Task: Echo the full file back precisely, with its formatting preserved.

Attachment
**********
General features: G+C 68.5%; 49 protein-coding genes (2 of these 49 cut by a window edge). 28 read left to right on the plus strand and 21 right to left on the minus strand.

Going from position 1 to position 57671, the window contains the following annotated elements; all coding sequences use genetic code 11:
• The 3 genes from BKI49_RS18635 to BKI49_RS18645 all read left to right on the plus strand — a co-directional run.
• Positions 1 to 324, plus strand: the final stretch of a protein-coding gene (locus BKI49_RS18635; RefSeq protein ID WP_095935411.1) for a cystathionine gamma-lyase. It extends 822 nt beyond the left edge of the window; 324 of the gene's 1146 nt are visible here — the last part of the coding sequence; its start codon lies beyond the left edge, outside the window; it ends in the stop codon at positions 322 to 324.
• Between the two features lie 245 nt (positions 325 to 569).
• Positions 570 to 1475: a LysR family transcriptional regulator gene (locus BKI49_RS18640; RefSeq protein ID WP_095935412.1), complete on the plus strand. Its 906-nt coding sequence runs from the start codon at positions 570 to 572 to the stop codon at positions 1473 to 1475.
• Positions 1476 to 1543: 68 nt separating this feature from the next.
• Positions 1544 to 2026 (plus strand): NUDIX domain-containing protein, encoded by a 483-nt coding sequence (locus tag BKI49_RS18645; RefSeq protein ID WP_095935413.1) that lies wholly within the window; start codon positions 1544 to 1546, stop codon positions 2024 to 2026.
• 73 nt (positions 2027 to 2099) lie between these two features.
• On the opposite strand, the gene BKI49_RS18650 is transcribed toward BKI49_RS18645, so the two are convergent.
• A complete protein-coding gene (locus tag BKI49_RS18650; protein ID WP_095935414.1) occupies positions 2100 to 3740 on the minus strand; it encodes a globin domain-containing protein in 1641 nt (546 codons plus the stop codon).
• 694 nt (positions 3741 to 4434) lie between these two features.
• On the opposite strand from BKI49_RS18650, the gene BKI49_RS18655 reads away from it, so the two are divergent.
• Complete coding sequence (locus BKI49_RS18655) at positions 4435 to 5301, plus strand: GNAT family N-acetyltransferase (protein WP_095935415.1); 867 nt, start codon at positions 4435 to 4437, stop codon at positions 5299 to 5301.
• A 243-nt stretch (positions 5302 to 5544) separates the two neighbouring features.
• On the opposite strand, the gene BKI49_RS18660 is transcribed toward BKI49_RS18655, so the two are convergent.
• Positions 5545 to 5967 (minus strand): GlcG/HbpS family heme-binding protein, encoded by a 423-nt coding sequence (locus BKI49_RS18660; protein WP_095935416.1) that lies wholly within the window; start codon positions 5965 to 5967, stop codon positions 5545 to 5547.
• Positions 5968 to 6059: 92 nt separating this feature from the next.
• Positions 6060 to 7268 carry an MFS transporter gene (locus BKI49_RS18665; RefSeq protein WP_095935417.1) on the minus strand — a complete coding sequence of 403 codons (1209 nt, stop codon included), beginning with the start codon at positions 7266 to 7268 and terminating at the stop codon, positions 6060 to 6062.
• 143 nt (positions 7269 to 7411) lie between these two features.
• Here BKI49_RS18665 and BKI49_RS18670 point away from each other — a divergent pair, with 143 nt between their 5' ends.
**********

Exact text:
General features: G+C 68.5%; 49 protein-coding genes (2 of these 49 cut by a window edge). 28 read left to right on the plus strand and 21 right to left on the minus strand.

Going from position 1 to position 57671, the window contains the following annotated elements; all coding sequences use genetic code 11:
• The 3 genes from BKI49_RS18635 to BKI49_RS18645 all read left to right on the plus strand — a co-directional run.
• Positions 1 to 324, plus strand: the final stretch of a protein-coding gene (locus BKI49_RS18635; RefSeq protein ID WP_095935411.1) for a cystathionine gamma-lyase. It extends 822 nt beyond the left edge of the window; 324 of the gene's 1146 nt are visible here — the last part of the coding sequence; its start codon lies beyond the left edge, outside the window; it ends in the stop codon at positions 322 to 324.
• Between the two features lie 245 nt (positions 325 to 569).
• Positions 570 to 1475: a LysR family transcriptional regulator gene (locus BKI49_RS18640; RefSeq protein ID WP_095935412.1), complete on the plus strand. Its 906-nt coding sequence runs from the start codon at positions 570 to 572 to the stop codon at positions 1473 to 1475.
• Positions 1476 to 1543: 68 nt separating this feature from the next.
• Positions 1544 to 2026 (plus strand): NUDIX domain-containing protein, encoded by a 483-nt coding sequence (locus tag BKI49_RS18645; RefSeq protein ID WP_095935413.1) that lies wholly within the window; start codon positions 1544 to 1546, stop codon positions 2024 to 2026.
• 73 nt (positions 2027 to 2099) lie between these two features.
• On the opposite strand, the gene BKI49_RS18650 is transcribed toward BKI49_RS18645, so the two are convergent.
• A complete protein-coding gene (locus tag BKI49_RS18650; protein ID WP_095935414.1) occupies positions 2100 to 3740 on the minus strand; it encodes a globin domain-containing protein in 1641 nt (546 codons plus the stop codon).
• 694 nt (positions 3741 to 4434) lie between these two features.
• On the opposite strand from BKI49_RS18650, the gene BKI49_RS18655 reads away from it, so the two are divergent.
• Complete coding sequence (locus BKI49_RS18655) at positions 4435 to 5301, plus strand: GNAT family N-acetyltransferase (protein WP_095935415.1); 867 nt, start codon at positions 4435 to 4437, stop codon at positions 5299 to 5301.
• A 243-nt stretch (positions 5302 to 5544) separates the two neighbouring features.
• On the opposite strand, the gene BKI49_RS18660 is transcribed toward BKI49_RS18655, so the two are convergent.
• Positions 5545 to 5967 (minus strand): GlcG/HbpS family heme-binding protein, encoded by a 423-nt coding sequence (locus BKI49_RS18660; protein WP_095935416.1) that lies wholly within the window; start codon positions 5965 to 5967, stop codon positions 5545 to 5547.
• Positions 5968 to 6059: 92 nt separating this feature from the next.
• Positions 6060 to 7268 carry an MFS transporter gene (locus BKI49_RS18665; RefSeq protein WP_095935417.1) on the minus strand — a complete coding sequence of 403 codons (1209 nt, stop codon included), beginning with the start codon at positions 7266 to 7268 and terminating at the stop codon, positions 6060 to 6062.
• 143 nt (positions 7269 to 7411) lie between these two features.
• Here BKI49_RS18665 and BKI49_RS18670 point away from each other — a divergent pair, with 143 nt between their 5' ends.